Day 30: Cowboys and thunder…

Day: Tuesday, June 28th 2016

Miles: 709.5 – 730.8

Remote Camp 709.5 – Death Creek Camp 730.8

The excitement of an impending change in landscape and water availability on the Pacific Crest Trail can quite a buzz of excitement across the motley crew of thru-hikers after Kennedy Meadows. The desert is complete. We have collectively achieved something, if not entirely something tangible other than a line on the map. Regardless a renewed energy seems to have washed over everyone on the trail and the expectation of what’s ahead is hugely motivating. We have succeeded in beating the waterless, dry expanse of the Mojave. The fire zones, the unpleasant critters and wildlife. We have also completed hundreds of miles of trail and dialed in our gear, our routine, and our attitudes. Only for it all to be thrown up in the air as the challenges change. The weather changes. The critters change and the hazards change. It all lies ahead of us in the mighty Sierra Nevada.

Sticking to the idea of change, this morning was a change for me in that it was the first time I awoke to multiple people camped in the same spot. In fact I awoke to a gentleman from Hannover, Germany shouting in conversation across my tent at another camper some distance away. The realization that catching up to ‘the herd’ might not be a good thing in all respects dawned on me. Irrespective of the complete lack of camp etiquette, he was a good reminder that it was time for me to get up, so I decamped quickly and moved on before my new European camp buddy could become a full days irritation on the trail. The sun had yet to crest the valley and it was cloudy and calm ahead as the trail continued through a treeless burn zone towards the north. One notable difference as the elevation increased however was the incredible array of small cheerful wild flowers dotting the trail, no doubt satiated by yesterday’s rainfall.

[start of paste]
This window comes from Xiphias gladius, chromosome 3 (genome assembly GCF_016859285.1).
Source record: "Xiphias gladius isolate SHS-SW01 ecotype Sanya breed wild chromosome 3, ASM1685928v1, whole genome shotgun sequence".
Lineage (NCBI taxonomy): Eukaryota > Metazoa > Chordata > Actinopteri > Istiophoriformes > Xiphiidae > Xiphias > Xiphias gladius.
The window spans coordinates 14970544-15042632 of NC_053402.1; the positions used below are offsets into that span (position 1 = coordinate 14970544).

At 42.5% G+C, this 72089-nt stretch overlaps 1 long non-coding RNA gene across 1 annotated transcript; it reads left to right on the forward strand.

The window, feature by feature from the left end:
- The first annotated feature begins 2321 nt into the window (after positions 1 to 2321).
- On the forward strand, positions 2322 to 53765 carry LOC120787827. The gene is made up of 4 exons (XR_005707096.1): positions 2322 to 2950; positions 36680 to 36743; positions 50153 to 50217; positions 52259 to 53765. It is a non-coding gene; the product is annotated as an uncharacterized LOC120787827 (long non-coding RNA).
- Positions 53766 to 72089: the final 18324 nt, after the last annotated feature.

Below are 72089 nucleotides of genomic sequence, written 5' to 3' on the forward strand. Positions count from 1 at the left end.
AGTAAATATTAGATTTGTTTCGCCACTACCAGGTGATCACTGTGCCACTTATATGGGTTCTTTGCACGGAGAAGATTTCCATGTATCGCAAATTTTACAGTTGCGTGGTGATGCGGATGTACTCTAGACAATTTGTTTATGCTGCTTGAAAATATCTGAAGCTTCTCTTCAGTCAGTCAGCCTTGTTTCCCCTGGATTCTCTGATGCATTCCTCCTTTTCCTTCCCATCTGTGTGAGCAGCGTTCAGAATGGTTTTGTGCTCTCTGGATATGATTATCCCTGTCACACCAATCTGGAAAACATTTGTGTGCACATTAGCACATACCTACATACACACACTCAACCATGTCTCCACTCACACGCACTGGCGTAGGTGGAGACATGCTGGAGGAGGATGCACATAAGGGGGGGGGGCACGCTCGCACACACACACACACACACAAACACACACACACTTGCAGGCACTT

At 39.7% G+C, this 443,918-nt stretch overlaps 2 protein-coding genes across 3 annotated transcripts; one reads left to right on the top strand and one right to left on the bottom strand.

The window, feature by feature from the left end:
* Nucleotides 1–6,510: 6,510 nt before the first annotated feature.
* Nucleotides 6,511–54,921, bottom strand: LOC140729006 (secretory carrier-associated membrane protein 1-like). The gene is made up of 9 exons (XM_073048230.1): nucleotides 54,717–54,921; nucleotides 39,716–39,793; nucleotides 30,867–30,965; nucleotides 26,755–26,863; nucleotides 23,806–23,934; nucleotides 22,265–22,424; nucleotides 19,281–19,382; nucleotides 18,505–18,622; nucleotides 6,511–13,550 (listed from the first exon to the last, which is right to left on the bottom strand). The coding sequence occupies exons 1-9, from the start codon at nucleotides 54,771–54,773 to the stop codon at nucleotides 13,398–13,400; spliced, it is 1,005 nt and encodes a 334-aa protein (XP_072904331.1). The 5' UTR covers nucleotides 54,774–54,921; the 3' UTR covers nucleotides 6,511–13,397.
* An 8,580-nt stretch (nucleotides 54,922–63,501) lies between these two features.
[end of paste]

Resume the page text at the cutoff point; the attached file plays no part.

Moving past the burn-zone, one of the greatest moments of the Pacific Crest Trail greeted me across a green Meadow – my first views of the distant peaks of the Sierra Nevada! In appropriate form I decided that a celebratory pop tart was in order!

The trail took a meandering course towards a ridge, the sandy trail indicating that all creatures great and small from critters to snakes to mountain lions have been sharing the PCT as it moves towards the large river ahead.

The trail skirted the meadow before reaching the Kern River and one of the large milestones of the area with a bridge crossing populated by busy swallows, flying and dodging the river structure in impressive feats of aerial showmanship. A number of hikers had rested on a sand-bar beneath the bridge, enjoying a bugless visit, but counting the cost of their new neighbors as a number of tents received a birds-blessing overnight (bird poop).

The trail then ascended the ridge ahead as storm clouds began to assemble to the south and west. As I stopped for lunch, it became clear that some rain and storm activity was certainly in the vicinity but given my elevation had increased, it was hard to tell whether it would stay on the distant horizon or start to impact the day. At one point I passed and briefly chatted to two horsemen/cowboys who (repleat with cowboy hats and lassos) were searching for some missing cattle in the range and similarly were not in the mood to get wet!

Eventually the storms caught up as I quickly haunted across a clearing at the highest elevation of the day. Thunder rolled overhead and in the distance some lightening struck the peaks to the west.

It was a beautiful sight if a little unnerving to be at quite such a prominent point. The light rain started and continued for about 30 minutes as I made use of my sun umbrella for the first time since the hots of the desert. I’m not sure why, but I just prefer the unbrella to my rain jacket. It gives more flexibility and I can shield my pack in addition. It may end up staying with my kit for longer than expected as a result.

As the trail dropped in elevation (just as the sun began to set), I crossed some mosquito riddled meadows close to Death Creek, an ominously named river with yellow colored water that I decided was my destination for the night. This was my first time experiencing large hoards of mosquitos on the trail and certainly an unwelcome development (a prelude of things to come). I camped with about 4 others by Death Creek, a tiring day of elevation and storm chasing complete, and a radioactive bottle of yellow water in hand! Surrounded by ragged granite ridges and a beautiful river canyon, it really did feel like I am getting close to the high Sierra today. Something I’m hugely excited about.

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